Johannesburg Ahead of their second meeting at Ellis Park in as many weekends, there was genuine optimism – ranging from cautious anticipation to outright confidence – that the Boks would secure a rare treble of victories over the Old Foe.
It was not to be, the Boks ultimately succumbing 35-23 in a disheartening defeat. Here, Morgan Bolton looks at five takeaways from the match and finds that in the end, the Boks were their own worst enemies.
5 “Luke” how he “Pearced” us
South Africans have a tendency to target the referee when things do not go their way, and at Ellis Park on Saturday as the match progressed, there was certainly a growing sense that whistleman, Luke Pearce, was calling it in the All Blacks’ favour.
There might be some truth to it but the reality is that the Boks did not help their own cause at all.
During the match, they were asked to make 131 tackles, missing a whopping 23. In Nelspruit, they missed 25, the only difference this time around is that a desperate All Blacks capitalised on those mistakes. Moreover, New Zealand beat 23 defenders, had six clean breaks and affected seven turnovers – four more than the Boks.
The Boks also lost four of their own line-outs and conceded a scrum. Their discipline was not terrible, but it wasn’t great either and at crucial times, especially in the latter stages of the first half, their decision making was poor. They had lapses in concentration and were not as accurate, nor clinical as they were the week before.
The men in Green and Gold also had seven clean breaks and beat 17 defenders but did not use their own chances to full effect. Against an All Blacks’ side with their backs against the wall, a team cannot make those errors, regardless of what the referee decides.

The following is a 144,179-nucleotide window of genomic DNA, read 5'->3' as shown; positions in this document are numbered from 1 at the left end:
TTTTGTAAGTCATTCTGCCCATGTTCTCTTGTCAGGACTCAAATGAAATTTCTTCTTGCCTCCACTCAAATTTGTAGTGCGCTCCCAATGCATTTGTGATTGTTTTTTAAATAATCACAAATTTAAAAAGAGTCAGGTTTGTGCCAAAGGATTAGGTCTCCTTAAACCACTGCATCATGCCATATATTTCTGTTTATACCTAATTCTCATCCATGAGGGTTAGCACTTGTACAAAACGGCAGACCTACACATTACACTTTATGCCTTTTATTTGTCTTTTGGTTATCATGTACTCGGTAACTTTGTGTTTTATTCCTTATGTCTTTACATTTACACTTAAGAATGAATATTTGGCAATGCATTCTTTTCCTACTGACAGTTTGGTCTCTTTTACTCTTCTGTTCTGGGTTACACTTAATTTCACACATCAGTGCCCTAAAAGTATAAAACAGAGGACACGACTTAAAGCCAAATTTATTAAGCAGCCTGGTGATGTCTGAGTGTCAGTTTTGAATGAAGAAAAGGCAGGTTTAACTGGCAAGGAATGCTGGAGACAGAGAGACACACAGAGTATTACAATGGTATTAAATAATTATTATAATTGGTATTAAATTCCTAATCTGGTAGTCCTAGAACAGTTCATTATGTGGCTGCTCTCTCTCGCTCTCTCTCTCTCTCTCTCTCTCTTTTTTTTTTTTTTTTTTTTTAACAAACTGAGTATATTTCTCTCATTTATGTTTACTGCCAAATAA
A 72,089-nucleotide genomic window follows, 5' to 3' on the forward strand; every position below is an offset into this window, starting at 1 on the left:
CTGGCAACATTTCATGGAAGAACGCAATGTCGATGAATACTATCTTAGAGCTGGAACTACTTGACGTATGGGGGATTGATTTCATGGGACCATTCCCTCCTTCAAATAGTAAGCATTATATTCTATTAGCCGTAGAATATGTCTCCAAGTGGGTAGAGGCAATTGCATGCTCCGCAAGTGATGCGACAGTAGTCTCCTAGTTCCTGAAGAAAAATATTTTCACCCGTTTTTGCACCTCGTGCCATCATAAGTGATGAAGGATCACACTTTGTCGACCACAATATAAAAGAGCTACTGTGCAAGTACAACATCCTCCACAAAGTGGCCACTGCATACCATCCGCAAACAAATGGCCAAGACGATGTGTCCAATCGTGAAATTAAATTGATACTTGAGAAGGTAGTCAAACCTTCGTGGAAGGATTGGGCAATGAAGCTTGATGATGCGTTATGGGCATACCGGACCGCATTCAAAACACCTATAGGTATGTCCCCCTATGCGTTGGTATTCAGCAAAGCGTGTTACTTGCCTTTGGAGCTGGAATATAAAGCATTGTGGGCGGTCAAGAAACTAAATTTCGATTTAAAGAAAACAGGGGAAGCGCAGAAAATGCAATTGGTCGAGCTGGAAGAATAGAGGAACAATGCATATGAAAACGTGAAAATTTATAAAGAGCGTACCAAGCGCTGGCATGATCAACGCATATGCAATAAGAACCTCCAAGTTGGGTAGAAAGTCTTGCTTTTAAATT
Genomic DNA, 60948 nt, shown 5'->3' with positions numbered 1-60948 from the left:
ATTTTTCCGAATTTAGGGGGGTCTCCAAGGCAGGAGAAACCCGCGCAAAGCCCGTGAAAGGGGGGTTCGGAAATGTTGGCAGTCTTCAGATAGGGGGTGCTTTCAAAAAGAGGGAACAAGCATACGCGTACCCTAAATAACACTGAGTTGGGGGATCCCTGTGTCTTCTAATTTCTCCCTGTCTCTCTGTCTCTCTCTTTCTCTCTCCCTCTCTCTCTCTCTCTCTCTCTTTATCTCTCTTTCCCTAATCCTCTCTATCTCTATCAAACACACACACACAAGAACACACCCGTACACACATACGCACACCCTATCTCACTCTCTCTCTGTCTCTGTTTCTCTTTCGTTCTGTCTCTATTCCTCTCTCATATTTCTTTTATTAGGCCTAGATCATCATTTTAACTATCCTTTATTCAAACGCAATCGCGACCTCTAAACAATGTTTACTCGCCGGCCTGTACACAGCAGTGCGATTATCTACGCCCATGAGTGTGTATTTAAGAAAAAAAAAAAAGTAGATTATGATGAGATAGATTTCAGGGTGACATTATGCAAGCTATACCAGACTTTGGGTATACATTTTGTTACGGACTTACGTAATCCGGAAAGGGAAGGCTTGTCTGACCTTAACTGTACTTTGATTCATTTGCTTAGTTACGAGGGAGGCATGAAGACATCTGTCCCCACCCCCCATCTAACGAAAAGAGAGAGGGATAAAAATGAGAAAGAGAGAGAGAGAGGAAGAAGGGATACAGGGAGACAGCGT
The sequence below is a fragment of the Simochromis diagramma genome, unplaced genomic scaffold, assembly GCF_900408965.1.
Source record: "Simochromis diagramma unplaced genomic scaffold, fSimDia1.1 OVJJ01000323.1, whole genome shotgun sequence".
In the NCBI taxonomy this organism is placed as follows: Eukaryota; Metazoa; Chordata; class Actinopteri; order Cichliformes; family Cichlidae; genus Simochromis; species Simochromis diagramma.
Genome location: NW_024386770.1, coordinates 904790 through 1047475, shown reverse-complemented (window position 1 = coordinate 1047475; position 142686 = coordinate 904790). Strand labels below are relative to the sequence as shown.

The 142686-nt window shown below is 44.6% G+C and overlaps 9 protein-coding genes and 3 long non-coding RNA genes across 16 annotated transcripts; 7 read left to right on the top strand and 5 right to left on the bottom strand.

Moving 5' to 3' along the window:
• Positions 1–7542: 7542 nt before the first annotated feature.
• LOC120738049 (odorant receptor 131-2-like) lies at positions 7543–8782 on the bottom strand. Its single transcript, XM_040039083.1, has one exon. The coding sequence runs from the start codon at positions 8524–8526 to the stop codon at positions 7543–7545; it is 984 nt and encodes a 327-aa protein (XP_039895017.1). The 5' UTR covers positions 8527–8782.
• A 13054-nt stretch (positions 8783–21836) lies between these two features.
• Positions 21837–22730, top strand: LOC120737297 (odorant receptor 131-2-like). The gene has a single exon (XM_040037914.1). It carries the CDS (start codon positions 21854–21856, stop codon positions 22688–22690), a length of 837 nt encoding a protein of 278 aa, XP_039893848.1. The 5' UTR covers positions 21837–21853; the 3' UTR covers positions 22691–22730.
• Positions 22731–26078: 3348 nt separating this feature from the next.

4 Is it time for a strategy rethink
It certainly seems that head coach Jacque Nienaber and Co have become increasingly inflexible regarding their selection policy. Come high or hell water, the Bok think-tank sticks to their preset plans.
As the in-form player, Malcolm Marx should have started this game, but instead Joseph Dweba – who played in the second Test against Wales for 40 minutes – started in the No 2 jersey when Bongi Mbonambi pulled out of the starting XV as that was the plan. Ox Nche, who had played only 48 minutes of Test rugby this season, was also preferred ahead of Steven Kitshoff, because that was the plan.
Duane Vermeulen – a marquee player to be sure – was called into the team, but it was apparent that he lacked match-fitness. Jasper Wiese, who is not necessarily the most dynamic of players but certainly more battle-hardened – would arguably have the better starting option.
Nienaber also needs to be a bit more transparent.
When asked about Marx specifically at the post-match briefing, he rebuffed the inquiry as being “privileged”. Understandably, he doesn’t want to give away the keys to the castle, but just a little bit of insight into the decision-making process will go a long way to becalm a disappointed support-base.
3 Time to evolve the 6-2
As Nienaber rightly pointed out, the BombSquad has helped South Africa win a Rugby Championship, a Cup and a British and Irish Lions series.